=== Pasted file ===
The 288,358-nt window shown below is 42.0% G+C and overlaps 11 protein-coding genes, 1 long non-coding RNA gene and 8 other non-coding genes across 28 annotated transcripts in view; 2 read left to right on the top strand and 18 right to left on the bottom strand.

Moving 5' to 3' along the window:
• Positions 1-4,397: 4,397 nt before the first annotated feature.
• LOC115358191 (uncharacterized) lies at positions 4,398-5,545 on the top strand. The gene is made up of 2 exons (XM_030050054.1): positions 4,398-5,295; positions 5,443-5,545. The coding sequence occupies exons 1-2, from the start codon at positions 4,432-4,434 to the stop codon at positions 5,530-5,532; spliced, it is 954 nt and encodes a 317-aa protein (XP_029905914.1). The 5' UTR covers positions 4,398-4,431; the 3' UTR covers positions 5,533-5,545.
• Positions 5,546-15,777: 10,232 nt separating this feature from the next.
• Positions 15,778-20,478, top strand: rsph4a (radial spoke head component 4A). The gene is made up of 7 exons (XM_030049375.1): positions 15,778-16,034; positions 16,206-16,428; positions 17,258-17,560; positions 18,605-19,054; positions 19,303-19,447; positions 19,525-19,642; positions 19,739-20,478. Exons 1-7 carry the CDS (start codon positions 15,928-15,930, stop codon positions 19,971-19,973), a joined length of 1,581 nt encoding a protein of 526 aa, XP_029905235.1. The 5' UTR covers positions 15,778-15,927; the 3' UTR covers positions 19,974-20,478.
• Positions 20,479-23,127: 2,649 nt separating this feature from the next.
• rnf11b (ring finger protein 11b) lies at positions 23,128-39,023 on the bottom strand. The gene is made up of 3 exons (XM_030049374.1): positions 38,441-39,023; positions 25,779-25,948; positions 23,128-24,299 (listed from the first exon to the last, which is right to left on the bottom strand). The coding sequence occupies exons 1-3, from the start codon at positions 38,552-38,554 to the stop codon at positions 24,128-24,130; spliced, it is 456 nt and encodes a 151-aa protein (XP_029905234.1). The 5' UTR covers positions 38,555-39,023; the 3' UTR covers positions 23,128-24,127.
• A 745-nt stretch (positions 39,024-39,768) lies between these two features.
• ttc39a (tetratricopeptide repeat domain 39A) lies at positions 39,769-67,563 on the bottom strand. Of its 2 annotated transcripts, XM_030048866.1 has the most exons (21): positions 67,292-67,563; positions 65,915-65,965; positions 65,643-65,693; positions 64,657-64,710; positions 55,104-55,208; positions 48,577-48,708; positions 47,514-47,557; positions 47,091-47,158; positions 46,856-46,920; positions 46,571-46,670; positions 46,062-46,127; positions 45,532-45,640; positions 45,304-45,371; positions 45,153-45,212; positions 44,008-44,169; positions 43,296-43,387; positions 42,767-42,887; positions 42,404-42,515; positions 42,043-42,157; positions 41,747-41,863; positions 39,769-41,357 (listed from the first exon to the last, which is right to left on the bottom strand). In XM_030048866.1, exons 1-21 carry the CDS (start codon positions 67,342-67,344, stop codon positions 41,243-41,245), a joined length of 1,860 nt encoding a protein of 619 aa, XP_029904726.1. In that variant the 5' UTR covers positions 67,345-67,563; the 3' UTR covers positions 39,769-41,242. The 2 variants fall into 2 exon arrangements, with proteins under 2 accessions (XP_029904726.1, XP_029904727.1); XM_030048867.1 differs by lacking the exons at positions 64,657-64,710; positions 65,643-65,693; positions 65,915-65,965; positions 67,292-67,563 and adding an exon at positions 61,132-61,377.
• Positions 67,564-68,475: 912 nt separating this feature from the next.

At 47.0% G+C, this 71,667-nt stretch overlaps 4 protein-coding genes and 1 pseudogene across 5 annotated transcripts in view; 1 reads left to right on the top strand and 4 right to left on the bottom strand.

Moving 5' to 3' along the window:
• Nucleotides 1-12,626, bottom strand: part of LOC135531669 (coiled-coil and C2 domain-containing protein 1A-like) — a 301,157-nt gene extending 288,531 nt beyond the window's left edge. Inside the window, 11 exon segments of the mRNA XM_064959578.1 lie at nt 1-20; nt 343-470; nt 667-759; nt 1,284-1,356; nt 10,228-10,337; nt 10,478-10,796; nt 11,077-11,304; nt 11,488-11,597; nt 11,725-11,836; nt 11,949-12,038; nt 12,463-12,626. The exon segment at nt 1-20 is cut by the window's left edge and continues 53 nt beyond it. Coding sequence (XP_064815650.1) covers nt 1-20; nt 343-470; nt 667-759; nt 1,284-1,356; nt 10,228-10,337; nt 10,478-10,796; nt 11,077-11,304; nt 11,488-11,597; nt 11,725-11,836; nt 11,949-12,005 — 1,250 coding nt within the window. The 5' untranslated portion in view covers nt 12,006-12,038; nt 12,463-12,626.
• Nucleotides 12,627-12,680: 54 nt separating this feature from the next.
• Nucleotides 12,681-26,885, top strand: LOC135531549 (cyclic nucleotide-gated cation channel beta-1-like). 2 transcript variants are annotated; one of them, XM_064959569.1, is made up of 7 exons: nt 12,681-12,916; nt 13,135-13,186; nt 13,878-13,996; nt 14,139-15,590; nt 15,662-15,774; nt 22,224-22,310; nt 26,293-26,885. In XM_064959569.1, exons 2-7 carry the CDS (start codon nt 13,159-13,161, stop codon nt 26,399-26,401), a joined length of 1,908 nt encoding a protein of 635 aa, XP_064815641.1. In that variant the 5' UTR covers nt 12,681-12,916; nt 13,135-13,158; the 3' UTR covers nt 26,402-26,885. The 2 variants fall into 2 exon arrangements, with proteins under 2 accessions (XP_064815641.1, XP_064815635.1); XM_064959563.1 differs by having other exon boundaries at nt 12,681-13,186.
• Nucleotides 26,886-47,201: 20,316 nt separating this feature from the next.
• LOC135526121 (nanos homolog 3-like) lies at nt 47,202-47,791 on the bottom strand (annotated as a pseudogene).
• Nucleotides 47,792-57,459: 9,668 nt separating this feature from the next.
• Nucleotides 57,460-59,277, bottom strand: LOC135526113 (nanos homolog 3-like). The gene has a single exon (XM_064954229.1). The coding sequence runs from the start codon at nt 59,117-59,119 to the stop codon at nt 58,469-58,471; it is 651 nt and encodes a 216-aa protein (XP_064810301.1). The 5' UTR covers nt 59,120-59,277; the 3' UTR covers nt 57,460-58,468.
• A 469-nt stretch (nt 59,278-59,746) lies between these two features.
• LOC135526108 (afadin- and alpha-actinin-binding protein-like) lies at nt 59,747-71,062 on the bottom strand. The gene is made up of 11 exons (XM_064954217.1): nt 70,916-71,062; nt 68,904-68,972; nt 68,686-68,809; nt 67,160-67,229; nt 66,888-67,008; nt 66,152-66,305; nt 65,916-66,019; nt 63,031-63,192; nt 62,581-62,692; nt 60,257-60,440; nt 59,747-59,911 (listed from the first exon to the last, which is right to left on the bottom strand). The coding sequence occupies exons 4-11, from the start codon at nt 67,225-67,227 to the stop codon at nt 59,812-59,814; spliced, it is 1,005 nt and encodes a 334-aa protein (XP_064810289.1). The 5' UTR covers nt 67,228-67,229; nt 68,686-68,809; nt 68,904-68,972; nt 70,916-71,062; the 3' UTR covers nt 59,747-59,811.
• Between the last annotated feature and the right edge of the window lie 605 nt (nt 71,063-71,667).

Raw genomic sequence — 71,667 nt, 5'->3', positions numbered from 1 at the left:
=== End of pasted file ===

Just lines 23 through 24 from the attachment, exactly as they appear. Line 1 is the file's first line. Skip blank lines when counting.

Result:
• Between the last annotated feature and the right edge of the window lie 605 nt (nt 71,063-71,667).

Raw genomic sequence — 71,667 nt, 5'->3', positions numbered from 1 at the left: